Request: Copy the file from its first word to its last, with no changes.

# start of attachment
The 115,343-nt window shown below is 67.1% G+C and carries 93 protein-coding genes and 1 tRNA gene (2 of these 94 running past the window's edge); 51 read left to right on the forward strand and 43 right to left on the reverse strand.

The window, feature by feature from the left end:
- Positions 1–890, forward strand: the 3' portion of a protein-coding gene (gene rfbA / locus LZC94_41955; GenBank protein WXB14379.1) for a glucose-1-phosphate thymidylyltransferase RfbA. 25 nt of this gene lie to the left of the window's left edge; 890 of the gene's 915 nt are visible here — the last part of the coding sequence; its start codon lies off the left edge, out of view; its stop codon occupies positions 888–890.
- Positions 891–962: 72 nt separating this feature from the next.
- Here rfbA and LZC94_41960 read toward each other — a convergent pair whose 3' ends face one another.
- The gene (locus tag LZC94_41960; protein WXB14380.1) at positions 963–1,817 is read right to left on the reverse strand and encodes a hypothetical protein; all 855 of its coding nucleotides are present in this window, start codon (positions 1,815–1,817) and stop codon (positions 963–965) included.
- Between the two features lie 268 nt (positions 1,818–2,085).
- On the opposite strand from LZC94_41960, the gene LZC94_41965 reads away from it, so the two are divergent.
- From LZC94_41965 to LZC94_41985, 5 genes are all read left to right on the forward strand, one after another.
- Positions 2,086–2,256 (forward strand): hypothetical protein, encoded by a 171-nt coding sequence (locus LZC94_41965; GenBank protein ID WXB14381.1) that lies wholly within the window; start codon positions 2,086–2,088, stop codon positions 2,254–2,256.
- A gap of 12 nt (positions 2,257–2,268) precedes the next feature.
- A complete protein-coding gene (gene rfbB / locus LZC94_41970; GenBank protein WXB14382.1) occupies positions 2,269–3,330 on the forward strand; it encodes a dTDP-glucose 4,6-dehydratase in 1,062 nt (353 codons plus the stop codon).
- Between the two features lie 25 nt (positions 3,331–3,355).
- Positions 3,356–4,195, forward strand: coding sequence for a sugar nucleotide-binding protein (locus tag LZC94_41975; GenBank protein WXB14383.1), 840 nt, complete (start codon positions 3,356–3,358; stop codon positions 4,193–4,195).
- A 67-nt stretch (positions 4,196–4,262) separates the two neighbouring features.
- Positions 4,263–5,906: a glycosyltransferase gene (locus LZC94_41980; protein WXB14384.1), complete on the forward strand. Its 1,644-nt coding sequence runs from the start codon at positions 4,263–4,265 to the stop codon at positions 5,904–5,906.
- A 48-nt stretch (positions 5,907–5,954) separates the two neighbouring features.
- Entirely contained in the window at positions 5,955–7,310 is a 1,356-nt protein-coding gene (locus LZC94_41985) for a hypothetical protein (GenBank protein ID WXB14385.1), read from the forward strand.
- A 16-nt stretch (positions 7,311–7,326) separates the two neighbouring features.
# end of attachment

The 115,343-nt window shown below is 67.1% G+C and carries 93 protein-coding genes and 1 tRNA gene (2 of these 94 running past the window's edge); 51 read left to right on the forward strand and 43 right to left on the reverse strand.

The window, feature by feature from the left end:
- Positions 1–890, forward strand: the 3' portion of a protein-coding gene (gene rfbA / locus LZC94_41955; GenBank protein WXB14379.1) for a glucose-1-phosphate thymidylyltransferase RfbA. 25 nt of this gene lie to the left of the window's left edge; 890 of the gene's 915 nt are visible here — the last part of the coding sequence; its start codon lies off the left edge, out of view; its stop codon occupies positions 888–890.
- Positions 891–962: 72 nt separating this feature from the next.
- Here rfbA and LZC94_41960 read toward each other — a convergent pair whose 3' ends face one another.
- The gene (locus tag LZC94_41960; protein WXB14380.1) at positions 963–1,817 is read right to left on the reverse strand and encodes a hypothetical protein; all 855 of its coding nucleotides are present in this window, start codon (positions 1,815–1,817) and stop codon (positions 963–965) included.
- Between the two features lie 268 nt (positions 1,818–2,085).
- On the opposite strand from LZC94_41960, the gene LZC94_41965 reads away from it, so the two are divergent.
- From LZC94_41965 to LZC94_41985, 5 genes are all read left to right on the forward strand, one after another.
- Positions 2,086–2,256 (forward strand): hypothetical protein, encoded by a 171-nt coding sequence (locus LZC94_41965; GenBank protein ID WXB14381.1) that lies wholly within the window; start codon positions 2,086–2,088, stop codon positions 2,254–2,256.
- A gap of 12 nt (positions 2,257–2,268) precedes the next feature.
- A complete protein-coding gene (gene rfbB / locus LZC94_41970; GenBank protein WXB14382.1) occupies positions 2,269–3,330 on the forward strand; it encodes a dTDP-glucose 4,6-dehydratase in 1,062 nt (353 codons plus the stop codon).
- Between the two features lie 25 nt (positions 3,331–3,355).
- Positions 3,356–4,195, forward strand: coding sequence for a sugar nucleotide-binding protein (locus tag LZC94_41975; GenBank protein WXB14383.1), 840 nt, complete (start codon positions 3,356–3,358; stop codon positions 4,193–4,195).
- A 67-nt stretch (positions 4,196–4,262) separates the two neighbouring features.
- Positions 4,263–5,906: a glycosyltransferase gene (locus LZC94_41980; protein WXB14384.1), complete on the forward strand. Its 1,644-nt coding sequence runs from the start codon at positions 4,263–4,265 to the stop codon at positions 5,904–5,906.
- A 48-nt stretch (positions 5,907–5,954) separates the two neighbouring features.
- Entirely contained in the window at positions 5,955–7,310 is a 1,356-nt protein-coding gene (locus LZC94_41985) for a hypothetical protein (GenBank protein ID WXB14385.1), read from the forward strand.
- A 16-nt stretch (positions 7,311–7,326) separates the two neighbouring features.